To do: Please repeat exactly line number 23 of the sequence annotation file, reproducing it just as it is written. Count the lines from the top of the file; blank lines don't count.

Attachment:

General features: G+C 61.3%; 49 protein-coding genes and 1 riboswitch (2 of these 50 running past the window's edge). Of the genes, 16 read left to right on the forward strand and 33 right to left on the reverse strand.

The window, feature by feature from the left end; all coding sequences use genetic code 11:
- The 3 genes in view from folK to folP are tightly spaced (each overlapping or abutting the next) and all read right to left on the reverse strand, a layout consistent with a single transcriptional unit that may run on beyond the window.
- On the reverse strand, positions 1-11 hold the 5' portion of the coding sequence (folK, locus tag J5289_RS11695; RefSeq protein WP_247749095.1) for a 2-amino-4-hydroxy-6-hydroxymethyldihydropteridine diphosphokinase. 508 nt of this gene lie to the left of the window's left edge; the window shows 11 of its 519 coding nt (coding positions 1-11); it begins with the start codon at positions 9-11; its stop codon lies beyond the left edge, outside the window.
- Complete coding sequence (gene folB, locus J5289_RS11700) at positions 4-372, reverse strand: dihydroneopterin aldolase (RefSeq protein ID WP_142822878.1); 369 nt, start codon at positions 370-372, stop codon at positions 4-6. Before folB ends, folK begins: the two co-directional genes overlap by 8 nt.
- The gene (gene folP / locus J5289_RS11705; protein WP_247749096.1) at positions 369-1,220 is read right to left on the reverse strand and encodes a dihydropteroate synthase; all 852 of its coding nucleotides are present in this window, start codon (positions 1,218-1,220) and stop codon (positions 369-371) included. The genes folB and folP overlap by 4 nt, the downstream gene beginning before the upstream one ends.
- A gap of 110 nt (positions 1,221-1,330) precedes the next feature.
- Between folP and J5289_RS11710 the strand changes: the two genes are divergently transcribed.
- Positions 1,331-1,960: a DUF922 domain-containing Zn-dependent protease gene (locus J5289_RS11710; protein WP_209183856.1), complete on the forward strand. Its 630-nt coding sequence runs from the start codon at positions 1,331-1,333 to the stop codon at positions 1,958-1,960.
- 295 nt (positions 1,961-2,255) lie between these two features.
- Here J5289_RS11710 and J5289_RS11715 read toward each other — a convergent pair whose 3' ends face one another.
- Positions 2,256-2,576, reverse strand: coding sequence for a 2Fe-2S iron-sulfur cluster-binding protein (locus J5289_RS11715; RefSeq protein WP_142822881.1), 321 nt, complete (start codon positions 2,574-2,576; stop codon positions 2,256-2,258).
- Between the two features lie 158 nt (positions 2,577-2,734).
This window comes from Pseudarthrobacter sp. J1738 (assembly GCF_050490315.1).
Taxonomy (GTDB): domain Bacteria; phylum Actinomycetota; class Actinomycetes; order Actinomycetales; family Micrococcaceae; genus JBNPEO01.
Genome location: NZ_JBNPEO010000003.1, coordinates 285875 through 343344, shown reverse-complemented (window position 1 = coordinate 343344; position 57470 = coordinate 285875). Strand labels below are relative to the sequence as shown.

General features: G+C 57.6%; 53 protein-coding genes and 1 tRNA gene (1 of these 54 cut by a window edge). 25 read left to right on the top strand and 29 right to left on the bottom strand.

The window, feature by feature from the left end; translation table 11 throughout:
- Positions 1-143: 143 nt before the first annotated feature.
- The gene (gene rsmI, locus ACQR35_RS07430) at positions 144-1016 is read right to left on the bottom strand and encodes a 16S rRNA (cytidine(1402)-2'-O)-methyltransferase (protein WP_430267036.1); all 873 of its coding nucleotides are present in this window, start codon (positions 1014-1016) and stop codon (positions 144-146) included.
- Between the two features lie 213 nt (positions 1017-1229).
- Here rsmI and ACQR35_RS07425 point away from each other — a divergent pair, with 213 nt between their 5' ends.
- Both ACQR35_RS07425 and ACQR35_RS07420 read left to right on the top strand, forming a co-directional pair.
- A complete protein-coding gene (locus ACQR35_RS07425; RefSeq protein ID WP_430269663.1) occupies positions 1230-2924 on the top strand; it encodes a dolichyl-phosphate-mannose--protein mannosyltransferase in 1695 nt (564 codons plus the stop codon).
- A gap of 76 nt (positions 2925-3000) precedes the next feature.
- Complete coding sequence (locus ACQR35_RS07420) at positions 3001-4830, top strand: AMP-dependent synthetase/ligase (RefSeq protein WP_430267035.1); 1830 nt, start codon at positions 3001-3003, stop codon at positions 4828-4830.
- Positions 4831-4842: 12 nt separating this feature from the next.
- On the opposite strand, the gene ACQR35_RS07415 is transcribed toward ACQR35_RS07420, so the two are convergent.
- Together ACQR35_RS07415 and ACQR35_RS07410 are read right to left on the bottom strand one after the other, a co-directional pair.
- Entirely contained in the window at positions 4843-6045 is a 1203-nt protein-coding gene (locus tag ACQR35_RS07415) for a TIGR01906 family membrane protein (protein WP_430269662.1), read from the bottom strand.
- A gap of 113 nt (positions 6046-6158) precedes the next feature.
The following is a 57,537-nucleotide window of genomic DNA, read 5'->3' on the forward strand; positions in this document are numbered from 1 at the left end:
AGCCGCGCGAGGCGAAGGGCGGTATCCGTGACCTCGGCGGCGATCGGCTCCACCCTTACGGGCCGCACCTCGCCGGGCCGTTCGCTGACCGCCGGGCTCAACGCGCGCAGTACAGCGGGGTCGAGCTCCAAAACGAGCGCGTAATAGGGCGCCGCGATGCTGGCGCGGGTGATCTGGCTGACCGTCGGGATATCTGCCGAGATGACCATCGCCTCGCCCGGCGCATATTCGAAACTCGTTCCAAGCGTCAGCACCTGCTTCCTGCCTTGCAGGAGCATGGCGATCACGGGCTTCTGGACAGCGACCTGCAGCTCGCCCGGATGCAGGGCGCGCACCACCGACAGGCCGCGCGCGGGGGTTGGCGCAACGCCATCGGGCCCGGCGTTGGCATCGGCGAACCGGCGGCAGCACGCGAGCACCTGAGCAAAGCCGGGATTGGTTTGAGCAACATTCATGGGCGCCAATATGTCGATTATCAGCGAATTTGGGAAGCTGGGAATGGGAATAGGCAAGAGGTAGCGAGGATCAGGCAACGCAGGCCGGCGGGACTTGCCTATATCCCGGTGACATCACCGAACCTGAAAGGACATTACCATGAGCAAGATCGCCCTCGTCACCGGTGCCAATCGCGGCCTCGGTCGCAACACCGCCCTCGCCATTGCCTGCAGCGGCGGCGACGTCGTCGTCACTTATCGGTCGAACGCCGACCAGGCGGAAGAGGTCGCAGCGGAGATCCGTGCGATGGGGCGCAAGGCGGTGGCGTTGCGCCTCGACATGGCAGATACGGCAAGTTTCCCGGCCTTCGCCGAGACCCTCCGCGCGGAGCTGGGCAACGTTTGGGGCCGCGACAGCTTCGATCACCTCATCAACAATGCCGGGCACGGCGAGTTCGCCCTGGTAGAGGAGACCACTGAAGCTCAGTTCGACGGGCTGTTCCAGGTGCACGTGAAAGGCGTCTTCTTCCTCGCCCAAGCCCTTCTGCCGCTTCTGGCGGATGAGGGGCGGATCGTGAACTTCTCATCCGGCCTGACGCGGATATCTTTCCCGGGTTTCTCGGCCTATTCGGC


- Both ACQR35_RS07425 and ACQR35_RS07420 read left to right on the top strand, forming a co-directional pair.